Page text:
C. S. Lewis, best known as the author of The Chronicles of Narnia, was also one of the most profound thinkers of twentieth century Christianity. Along with J. R. R. Tolkien, he has inspired millions of people, include all of the authors at Lantern Hollow Press. On Sundays we would like to take a moment to offer up a little Lewis for your consideration.
“Oh–oh–oh!” sobbed Mr. Tumnus, I’m crying because I’m such a bad Faun.”
“I don’t think you’re a bad Faun at all,” said Lucy. I think you are a very good Faun. You are the nicest Faun I’ve ever met.”
“Oh–oh–you wouldn’t say that if you knew,” replied Mr. Tumnus between his sobs. No I’m a bad Faun. I don’t suppose there was ever a worse Faun since the beginning of the world.”
–The Lion, the Witch, and the Wardrobe
I don’t know if you’ve ever read this passage and really given thought to how out of place the very idea of it is in today’s popular culture. Mr. Tumnus has just run flat into the reality of who he is and the moral implications of what he was at that moment trying to do to Lucy. Why do I call it “out of place”? For the simple reason that Tumnus was willing to grasp the full meaning of his actions, and let himself be affected by them. He was willing to take responsibility for what he had done and admit he was wrong. That is becoming a rare thing in a world where we are more inclined to coddle sin and explain it away than to own up to it.
Perhaps it is because I’ve spent the last ten years of my life wrapped up in higher education that this seems to be especially evident to me. I’ve been dealing with the generation (not so far removed from my own) where “everyone gets a trophy” and the idea of “promoting self-esteem” was paramount in school. Since I began teaching in the summer of 2001, I’ve seen a notable change in the attitudes of students, and I think that change is but a reflection of a much larger societal trend: It’s never “my” fault! The problem is that self-esteem, at least as defined by our culture, rarely survives its first real encounter with truth.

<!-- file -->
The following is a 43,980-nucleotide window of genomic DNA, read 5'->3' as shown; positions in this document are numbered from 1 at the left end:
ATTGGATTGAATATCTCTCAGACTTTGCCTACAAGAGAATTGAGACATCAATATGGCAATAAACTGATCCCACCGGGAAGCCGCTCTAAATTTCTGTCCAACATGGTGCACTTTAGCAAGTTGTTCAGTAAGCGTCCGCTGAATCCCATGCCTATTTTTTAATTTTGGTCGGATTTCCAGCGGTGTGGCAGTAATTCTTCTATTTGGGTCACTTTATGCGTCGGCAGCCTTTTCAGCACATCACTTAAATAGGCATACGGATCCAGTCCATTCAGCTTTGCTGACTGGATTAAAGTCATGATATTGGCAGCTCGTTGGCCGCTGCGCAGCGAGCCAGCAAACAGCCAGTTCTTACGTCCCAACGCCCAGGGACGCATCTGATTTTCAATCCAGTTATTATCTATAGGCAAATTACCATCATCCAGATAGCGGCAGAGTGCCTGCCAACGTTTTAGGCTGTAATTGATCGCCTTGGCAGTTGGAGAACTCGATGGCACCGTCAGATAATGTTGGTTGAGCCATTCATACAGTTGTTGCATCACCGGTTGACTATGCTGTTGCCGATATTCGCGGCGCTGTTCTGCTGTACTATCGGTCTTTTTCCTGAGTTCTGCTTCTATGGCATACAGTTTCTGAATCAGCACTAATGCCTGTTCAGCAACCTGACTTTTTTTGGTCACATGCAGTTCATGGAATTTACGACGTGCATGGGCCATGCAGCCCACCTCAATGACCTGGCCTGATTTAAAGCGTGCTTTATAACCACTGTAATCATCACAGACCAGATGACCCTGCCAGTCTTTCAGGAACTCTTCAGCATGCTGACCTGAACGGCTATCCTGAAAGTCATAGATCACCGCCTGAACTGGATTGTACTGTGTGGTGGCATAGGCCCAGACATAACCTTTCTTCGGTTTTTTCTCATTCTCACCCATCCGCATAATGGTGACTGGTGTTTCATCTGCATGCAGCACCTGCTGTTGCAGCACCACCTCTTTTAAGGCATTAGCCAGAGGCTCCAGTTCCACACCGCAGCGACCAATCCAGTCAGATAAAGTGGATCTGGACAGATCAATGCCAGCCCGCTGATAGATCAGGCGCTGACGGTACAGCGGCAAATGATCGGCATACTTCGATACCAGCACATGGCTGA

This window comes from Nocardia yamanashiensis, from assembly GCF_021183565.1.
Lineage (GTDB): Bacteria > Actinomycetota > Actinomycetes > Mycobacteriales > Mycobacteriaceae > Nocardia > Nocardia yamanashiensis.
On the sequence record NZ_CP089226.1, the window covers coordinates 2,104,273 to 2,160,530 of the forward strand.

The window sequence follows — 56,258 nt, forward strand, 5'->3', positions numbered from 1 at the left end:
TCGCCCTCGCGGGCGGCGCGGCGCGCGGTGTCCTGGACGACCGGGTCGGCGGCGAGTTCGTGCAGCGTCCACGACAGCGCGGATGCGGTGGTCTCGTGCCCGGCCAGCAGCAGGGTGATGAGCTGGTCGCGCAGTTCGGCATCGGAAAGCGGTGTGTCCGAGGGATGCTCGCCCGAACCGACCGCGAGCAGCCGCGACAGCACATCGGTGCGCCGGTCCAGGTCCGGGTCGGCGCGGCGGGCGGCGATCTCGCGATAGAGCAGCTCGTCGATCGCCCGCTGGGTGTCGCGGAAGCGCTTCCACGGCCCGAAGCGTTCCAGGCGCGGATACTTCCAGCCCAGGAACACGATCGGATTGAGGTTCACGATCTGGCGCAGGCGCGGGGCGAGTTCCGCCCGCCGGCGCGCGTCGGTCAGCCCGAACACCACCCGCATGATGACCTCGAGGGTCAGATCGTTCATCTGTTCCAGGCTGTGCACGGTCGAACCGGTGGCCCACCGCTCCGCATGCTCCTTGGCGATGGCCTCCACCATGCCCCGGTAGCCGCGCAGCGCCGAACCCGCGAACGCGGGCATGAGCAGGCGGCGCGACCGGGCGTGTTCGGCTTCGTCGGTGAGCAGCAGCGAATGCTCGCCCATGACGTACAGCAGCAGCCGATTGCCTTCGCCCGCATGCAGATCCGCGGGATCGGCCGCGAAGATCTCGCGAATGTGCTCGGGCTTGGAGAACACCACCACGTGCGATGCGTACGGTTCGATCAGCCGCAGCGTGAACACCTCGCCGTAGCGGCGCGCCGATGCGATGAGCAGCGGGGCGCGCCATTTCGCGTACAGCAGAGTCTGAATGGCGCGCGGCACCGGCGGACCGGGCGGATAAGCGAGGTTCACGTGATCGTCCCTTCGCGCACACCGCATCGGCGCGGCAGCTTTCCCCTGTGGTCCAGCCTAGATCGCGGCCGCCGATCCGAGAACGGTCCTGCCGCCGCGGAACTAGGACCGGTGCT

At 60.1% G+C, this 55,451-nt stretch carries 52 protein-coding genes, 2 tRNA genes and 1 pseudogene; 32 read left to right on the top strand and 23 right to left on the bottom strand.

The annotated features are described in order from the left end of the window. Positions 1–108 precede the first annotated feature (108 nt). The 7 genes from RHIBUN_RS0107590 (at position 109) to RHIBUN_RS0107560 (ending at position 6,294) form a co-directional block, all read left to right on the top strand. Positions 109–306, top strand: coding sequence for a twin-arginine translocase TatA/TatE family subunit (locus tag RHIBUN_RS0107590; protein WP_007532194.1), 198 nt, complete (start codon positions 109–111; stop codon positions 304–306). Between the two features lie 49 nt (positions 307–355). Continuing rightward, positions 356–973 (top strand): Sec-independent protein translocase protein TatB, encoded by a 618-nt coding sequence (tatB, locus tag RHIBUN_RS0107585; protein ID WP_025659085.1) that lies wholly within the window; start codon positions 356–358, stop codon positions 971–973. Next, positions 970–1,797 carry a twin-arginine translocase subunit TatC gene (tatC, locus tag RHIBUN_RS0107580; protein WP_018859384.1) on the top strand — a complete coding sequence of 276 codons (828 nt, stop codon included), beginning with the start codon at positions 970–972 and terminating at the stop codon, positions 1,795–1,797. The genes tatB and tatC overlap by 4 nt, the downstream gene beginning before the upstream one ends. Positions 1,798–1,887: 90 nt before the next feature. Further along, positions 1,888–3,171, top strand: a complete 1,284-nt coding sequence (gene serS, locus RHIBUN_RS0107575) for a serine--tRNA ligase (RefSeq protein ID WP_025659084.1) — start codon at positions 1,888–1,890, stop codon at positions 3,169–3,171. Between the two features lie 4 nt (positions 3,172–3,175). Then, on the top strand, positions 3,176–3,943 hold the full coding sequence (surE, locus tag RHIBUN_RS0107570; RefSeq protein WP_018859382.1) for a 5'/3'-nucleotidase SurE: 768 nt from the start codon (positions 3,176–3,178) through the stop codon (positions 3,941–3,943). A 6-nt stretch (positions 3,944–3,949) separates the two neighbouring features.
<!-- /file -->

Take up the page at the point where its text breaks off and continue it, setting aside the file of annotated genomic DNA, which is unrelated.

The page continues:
People today seem loathe to admit that anything bad that happens to them could ever be of their own doing. To a large extent, that tendency has been around for a very long time; dogs have been eating homework for many years now. What seems to be different now is that society as a whole previously condemned the idea and part of the educational process was designed to press those sorts of sentiments out of students. In the last few decades, the system as a whole seems not only to accept that behavior but to promote it.
This is one reason why Christianity is facing increasing opposition in a culture where no one can ever suggest that anyone else is ever wrong about anything. The central point underlying the idea of the crucifixion and resurrection is that human beings are, in fact, mortally flawed and therefore in need of salvation. In fact, many of us are patently evil. I must be brought to the point where I can admit that there is something wrong with me before Christ’s sacrifice can actually be appreciated. Before then, it simply makes no sense.*
Our inability to admit error is sad, and not only in a spiritual sense, because all education truly begins with the admission of weakness and ignorance. I seek out education because there is something that I do not know–some of the answers I think I already have might be disproved by the introduction of new information. If I don’t think that is so, why should I make an effort to learn anything at all? That is one reason why, for so many students in all stages of education, the process has become pointless and trite. It is something to resent, since it distracts them from more important things. After all, it is impossible to teach a customer, once the customer realizes that he/she is always right!
And that brings us back to the very inspiring–and frightening–example of Mr. Tumnus. He reacted as only an honest Faun could to what he realized he had become. While he may have seemed weak to some today, it takes a very powerful personality to realize the depth of his own depravity and ignorance and not turn away from it in denial. We must do the same, even if it hurts, and encourage others to follow us. We may not like what we see in the short run, but it is our only hope if we wish to avoid falling prey to laughable delusions of self-grandeur.
*I would argue, though, that many of the vociferous denials we see in popular culture of the idea of sin really mask a deeper psychosis. People are innately conscious of their sins, and they feel weight of them. I know I do mine. That is why we are so quick to denounce them and the people who remind us of their reality. If we ignore them, perhaps they will go away!
Click here for the entire run of “Meditations with C. S. Lewis” so far.